The current tally of Island Packets—”More than 1,800 sold”—is impressive for any boatbuilding company. Just over 20 years ago the first boats in the line were built in the Largo (FL) swamps. Known today for their full-foil keels and creamy tan glasswork, and with a reputation for blue-water capability, the IP line has a loyal clientele. Part of the appeal no doubt stems from the long-held notion that full-keel vessels are somehow inherently safer than fin-keelers offshore. Island Packet, more than any other big production builder, has capitalized on this notion from the beginning.
Physically, spiritually, and in just about every other way, Island Packet started with owner/founder Bob Johnson. An M.I.T. naval architect who spent a short honeymoon working on guided missiles for the US Navy, he came to Florida aware that by the end of the ’70s the ascendancy of boats like the Cal 40 had sounded the death knell for old-style full keels. Wine-glass hull forms offered little form stability; oversized keels were dripping with wetted surface, and wimpy aft-end rudders produced wobbly steering at best.
But the new fin-keelers, especially those influenced by the International Offshore Rule, were no bargain, either. They snap-rolled and pounded. They were tender in a breeze, squirrely on the helm, and hard to build. They needed deep draft to be efficient and left props and rudders exposed.
Thought Johnson, “Why not a transition boat—one that fills the area between the types and creates a good cruising boat in the process?”
Call it innovation, stubbornness, or a good sense of the market—in 1979 he designed and built the “missing link” that he envisioned. That stubby, wide-transomed Island Packet 27 was tall on headroom, heavy of displacement, and light on draft and complication. She was capable enough to endear herself first to Suncoast cruisers and then to a wider world. Johnson was in business.
Since then Johnson has, in step-by-step increments, developed a product line: IP-31, 35, 37, 40, etc. Except for the Packet Cat and new Packet Express powerboat project, the company has concentrated on refining and expanding that line of full-keel auxiliaries ever since. In the past 10 years that’s amounted to a new boat every year. Island Packet has won “Boat of the Year” awards in five of the past six years.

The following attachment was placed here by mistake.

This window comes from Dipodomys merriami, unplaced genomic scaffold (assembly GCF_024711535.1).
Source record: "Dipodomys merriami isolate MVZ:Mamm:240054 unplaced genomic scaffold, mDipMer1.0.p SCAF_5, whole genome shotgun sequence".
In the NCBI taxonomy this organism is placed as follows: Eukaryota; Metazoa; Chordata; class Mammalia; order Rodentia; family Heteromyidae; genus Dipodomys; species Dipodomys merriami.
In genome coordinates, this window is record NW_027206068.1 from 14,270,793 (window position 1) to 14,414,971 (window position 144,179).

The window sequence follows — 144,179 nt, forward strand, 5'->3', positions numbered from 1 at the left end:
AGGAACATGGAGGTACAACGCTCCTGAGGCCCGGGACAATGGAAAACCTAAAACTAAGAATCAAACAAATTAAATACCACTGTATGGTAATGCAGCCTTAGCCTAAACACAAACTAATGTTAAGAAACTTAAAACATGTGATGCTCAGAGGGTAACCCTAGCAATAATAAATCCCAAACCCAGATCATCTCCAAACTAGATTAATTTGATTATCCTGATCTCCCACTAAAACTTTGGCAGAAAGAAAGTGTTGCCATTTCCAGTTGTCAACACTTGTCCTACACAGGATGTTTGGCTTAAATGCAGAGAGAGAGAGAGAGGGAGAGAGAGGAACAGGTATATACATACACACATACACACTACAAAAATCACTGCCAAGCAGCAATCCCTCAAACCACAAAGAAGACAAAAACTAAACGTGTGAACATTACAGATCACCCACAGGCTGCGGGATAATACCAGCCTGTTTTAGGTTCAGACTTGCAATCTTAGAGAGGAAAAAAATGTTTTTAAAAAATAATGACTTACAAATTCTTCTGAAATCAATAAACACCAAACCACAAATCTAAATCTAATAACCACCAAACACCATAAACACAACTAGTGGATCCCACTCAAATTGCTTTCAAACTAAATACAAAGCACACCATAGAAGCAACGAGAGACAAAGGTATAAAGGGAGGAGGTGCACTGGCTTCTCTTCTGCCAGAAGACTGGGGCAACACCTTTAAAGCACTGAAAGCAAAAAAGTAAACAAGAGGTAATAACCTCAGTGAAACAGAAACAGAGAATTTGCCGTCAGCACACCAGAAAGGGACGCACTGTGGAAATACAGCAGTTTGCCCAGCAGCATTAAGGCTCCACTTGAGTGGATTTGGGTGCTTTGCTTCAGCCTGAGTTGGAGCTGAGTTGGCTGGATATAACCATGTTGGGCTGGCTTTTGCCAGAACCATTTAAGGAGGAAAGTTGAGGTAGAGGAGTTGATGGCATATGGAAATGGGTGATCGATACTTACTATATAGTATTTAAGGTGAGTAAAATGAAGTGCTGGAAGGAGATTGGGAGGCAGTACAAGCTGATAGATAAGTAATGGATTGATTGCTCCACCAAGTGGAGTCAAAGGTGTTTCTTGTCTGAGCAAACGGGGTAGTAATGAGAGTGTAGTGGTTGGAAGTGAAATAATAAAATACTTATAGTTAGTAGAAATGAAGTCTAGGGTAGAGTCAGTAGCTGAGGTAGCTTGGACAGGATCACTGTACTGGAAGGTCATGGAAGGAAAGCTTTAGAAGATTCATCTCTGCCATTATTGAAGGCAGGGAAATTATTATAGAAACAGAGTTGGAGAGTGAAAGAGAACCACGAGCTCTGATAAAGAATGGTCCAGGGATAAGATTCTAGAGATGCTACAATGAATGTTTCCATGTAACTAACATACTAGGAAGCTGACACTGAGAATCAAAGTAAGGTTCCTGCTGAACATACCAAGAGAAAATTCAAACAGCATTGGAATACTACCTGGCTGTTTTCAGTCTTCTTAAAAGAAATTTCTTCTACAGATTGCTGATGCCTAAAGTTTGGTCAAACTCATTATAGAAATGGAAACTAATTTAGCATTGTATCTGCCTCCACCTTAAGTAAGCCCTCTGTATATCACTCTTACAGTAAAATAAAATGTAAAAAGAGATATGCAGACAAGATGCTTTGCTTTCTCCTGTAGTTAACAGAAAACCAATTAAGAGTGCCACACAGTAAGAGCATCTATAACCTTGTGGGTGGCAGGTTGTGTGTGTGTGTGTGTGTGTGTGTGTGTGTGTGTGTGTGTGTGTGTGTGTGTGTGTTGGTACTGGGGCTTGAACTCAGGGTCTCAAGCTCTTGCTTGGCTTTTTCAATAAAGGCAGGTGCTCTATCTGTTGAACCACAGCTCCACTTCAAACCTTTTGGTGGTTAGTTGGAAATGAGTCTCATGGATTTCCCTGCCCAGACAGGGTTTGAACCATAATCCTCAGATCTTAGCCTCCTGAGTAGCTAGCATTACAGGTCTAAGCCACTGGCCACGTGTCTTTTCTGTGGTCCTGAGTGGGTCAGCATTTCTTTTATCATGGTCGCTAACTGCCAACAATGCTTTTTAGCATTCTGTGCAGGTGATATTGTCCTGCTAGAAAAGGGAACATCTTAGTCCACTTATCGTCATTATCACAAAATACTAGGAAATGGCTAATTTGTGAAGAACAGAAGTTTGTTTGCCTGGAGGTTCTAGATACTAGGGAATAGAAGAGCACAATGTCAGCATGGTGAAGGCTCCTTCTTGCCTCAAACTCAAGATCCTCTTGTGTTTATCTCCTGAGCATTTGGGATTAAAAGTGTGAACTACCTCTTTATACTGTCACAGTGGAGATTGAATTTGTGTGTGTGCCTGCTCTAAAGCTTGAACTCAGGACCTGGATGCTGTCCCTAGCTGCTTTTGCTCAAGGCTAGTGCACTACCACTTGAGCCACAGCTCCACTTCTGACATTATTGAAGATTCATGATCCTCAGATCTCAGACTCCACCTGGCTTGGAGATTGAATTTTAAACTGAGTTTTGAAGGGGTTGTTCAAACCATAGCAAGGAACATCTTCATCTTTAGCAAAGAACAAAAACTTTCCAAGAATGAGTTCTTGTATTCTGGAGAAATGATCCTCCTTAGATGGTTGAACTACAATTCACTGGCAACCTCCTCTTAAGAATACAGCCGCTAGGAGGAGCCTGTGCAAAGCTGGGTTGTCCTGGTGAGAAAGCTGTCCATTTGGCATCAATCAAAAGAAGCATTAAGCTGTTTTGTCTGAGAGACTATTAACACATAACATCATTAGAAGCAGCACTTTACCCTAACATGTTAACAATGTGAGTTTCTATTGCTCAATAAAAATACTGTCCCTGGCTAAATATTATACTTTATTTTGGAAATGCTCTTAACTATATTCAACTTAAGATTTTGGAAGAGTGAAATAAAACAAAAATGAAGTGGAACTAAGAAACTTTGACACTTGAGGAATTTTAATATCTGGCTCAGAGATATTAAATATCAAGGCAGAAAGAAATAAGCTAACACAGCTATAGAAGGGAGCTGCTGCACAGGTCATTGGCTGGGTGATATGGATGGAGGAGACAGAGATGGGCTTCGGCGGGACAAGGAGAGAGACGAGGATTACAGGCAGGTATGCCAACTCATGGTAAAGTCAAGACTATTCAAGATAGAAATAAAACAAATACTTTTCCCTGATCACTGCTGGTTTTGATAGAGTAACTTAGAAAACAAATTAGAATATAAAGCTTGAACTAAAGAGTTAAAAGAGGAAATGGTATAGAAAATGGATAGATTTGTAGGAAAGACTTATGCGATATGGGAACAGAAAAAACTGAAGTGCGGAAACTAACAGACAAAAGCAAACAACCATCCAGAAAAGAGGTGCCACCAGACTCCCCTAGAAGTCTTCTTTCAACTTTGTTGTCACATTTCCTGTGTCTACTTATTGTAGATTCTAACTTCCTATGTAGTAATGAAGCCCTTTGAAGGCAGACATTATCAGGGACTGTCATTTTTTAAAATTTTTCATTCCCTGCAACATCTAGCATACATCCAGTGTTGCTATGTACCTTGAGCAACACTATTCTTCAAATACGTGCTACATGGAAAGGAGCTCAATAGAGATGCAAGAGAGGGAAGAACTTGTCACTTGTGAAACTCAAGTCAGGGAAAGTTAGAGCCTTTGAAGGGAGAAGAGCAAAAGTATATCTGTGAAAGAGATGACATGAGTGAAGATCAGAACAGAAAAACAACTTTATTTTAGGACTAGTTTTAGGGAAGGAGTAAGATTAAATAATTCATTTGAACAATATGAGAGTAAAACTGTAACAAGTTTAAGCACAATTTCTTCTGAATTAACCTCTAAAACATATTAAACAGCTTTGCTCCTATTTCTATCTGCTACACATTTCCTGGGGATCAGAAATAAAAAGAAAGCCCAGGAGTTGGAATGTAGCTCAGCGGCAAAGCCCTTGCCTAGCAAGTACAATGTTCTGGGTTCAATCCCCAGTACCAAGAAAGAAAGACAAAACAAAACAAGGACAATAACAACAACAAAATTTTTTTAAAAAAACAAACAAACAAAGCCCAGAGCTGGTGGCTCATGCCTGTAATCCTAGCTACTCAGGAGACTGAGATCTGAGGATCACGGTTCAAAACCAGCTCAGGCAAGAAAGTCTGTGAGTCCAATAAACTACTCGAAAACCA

Says Director of Sales and Marketing Bill Bolin, “Bob starts from scratch every time. These aren’t cookie cutter designs.”
Nonetheless, they have the same basics: U-shaped hull, “full-foil” keel, balanced rudder, similar underwater profiles, low aspect ratio/cutter- rigged sailplans, and much more room below than you’d expect.
Introduced in 1997 and the first of the line to be built with a contemporarily styled swim platform, the Island Packet 350 is a rock-solid structure with a great deal of elbow room. As such it has to pay something to the piper when it comes to responsiveness under sail, especially in light air.
Plumb transoms gave the earliest Island Packets something of a chopped-off look. The IP 350’s swim platform, while it clashes a bit with the traditional personality of the boat, balances her ends visually. It also extends her waterline length and thus increases her top-end speed under both sail and power. And of course it’s useful for getting into and out of the water (or dinghy).
Her freeboard seems more proportional to her length than some of her smaller cousins. She’s not as boxy as they are, but she still sits substantially atop her boot top. In comparison to larger Island Packets (like the 42 and 45) she has a flatter sheer. To our eye her look is businesslike and a bit severe compared to some of the curvier members of the family.
In combination with her robust ballast/displacement ratio of 47%, her hull shape gives her form stability and makes her very stiff. She also, thanks to the way her displacement is arranged, can carry a formidable payload—it takes a lot of extra weight to sink her below her lines. There’s not only “a place for everything” in an Island Packet, but also the muscle to tote it.
The 350’s hull sections are slimmed a bit as they come aft, but she still has substantial haunches. Fullness aft (in combination with a powerful balanced rudder) suits her well to handle surfing and quartering seas and also gives her the power to carry substantial sail in a blow.
Forward she’s fuller than most modern auxiliaries, but one of Johnson’s refinements (the 350 replaced the Island Packet 32) was to lengthen her overhang and make her entry a bit finer in the interest of better speed, drier sailing, and more usable space on deck. The boat is beamier (12′) than most, but her waterlines are faired nicely and the transition between her sections is smooth.
Her cutter rig is a design element that sets the 350 and her Island Packet sisters apart. The mast is relatively far aft in the boat; the chainplates are outboard; genoa and staysail (the latter fitted with the self-vanging Jib Boom patented by Garry Hoyt) are on furlers forward.